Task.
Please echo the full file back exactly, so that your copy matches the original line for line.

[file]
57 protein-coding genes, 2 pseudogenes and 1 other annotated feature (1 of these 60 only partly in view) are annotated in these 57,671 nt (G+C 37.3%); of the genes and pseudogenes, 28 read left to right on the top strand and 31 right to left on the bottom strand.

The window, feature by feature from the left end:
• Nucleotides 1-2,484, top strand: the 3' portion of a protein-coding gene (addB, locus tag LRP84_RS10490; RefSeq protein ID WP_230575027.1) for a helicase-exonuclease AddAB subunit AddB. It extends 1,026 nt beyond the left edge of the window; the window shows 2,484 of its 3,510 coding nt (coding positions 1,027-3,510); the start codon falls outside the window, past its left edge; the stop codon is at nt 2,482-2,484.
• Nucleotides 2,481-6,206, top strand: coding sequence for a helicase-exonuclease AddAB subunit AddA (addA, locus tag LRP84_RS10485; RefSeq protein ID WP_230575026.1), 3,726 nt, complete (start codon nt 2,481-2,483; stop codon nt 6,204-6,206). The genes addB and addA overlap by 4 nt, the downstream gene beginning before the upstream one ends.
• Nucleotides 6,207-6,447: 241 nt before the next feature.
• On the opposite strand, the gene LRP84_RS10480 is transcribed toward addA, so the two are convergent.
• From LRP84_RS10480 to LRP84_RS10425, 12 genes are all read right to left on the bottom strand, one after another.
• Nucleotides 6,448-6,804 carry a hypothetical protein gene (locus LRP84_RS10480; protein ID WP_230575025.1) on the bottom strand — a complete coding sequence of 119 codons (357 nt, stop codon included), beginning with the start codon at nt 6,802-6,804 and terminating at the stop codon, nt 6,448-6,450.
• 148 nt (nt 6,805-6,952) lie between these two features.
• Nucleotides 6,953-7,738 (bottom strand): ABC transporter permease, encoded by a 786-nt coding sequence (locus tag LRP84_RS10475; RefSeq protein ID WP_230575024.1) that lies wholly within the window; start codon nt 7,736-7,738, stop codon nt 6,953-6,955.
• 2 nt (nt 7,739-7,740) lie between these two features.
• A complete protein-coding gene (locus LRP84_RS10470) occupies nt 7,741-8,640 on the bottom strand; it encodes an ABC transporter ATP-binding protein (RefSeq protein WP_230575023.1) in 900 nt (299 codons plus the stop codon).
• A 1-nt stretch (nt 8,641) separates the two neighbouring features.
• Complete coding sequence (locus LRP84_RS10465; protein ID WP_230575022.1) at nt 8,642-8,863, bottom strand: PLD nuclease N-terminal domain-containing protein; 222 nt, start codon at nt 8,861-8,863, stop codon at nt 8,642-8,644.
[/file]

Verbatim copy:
57 protein-coding genes, 2 pseudogenes and 1 other annotated feature (1 of these 60 only partly in view) are annotated in these 57,671 nt (G+C 37.3%); of the genes and pseudogenes, 28 read left to right on the top strand and 31 right to left on the bottom strand.

The window, feature by feature from the left end:
• Nucleotides 1-2,484, top strand: the 3' portion of a protein-coding gene (addB, locus tag LRP84_RS10490; RefSeq protein ID WP_230575027.1) for a helicase-exonuclease AddAB subunit AddB. It extends 1,026 nt beyond the left edge of the window; the window shows 2,484 of its 3,510 coding nt (coding positions 1,027-3,510); the start codon falls outside the window, past its left edge; the stop codon is at nt 2,482-2,484.
• Nucleotides 2,481-6,206, top strand: coding sequence for a helicase-exonuclease AddAB subunit AddA (addA, locus tag LRP84_RS10485; RefSeq protein ID WP_230575026.1), 3,726 nt, complete (start codon nt 2,481-2,483; stop codon nt 6,204-6,206). The genes addB and addA overlap by 4 nt, the downstream gene beginning before the upstream one ends.
• Nucleotides 6,207-6,447: 241 nt before the next feature.
• On the opposite strand, the gene LRP84_RS10480 is transcribed toward addA, so the two are convergent.
• From LRP84_RS10480 to LRP84_RS10425, 12 genes are all read right to left on the bottom strand, one after another.
• Nucleotides 6,448-6,804 carry a hypothetical protein gene (locus LRP84_RS10480; protein ID WP_230575025.1) on the bottom strand — a complete coding sequence of 119 codons (357 nt, stop codon included), beginning with the start codon at nt 6,802-6,804 and terminating at the stop codon, nt 6,448-6,450.
• 148 nt (nt 6,805-6,952) lie between these two features.
• Nucleotides 6,953-7,738 (bottom strand): ABC transporter permease, encoded by a 786-nt coding sequence (locus tag LRP84_RS10475; RefSeq protein ID WP_230575024.1) that lies wholly within the window; start codon nt 7,736-7,738, stop codon nt 6,953-6,955.
• 2 nt (nt 7,739-7,740) lie between these two features.
• A complete protein-coding gene (locus LRP84_RS10470) occupies nt 7,741-8,640 on the bottom strand; it encodes an ABC transporter ATP-binding protein (RefSeq protein WP_230575023.1) in 900 nt (299 codons plus the stop codon).
• A 1-nt stretch (nt 8,641) separates the two neighbouring features.
• Complete coding sequence (locus LRP84_RS10465; protein ID WP_230575022.1) at nt 8,642-8,863, bottom strand: PLD nuclease N-terminal domain-containing protein; 222 nt, start codon at nt 8,861-8,863, stop codon at nt 8,642-8,644.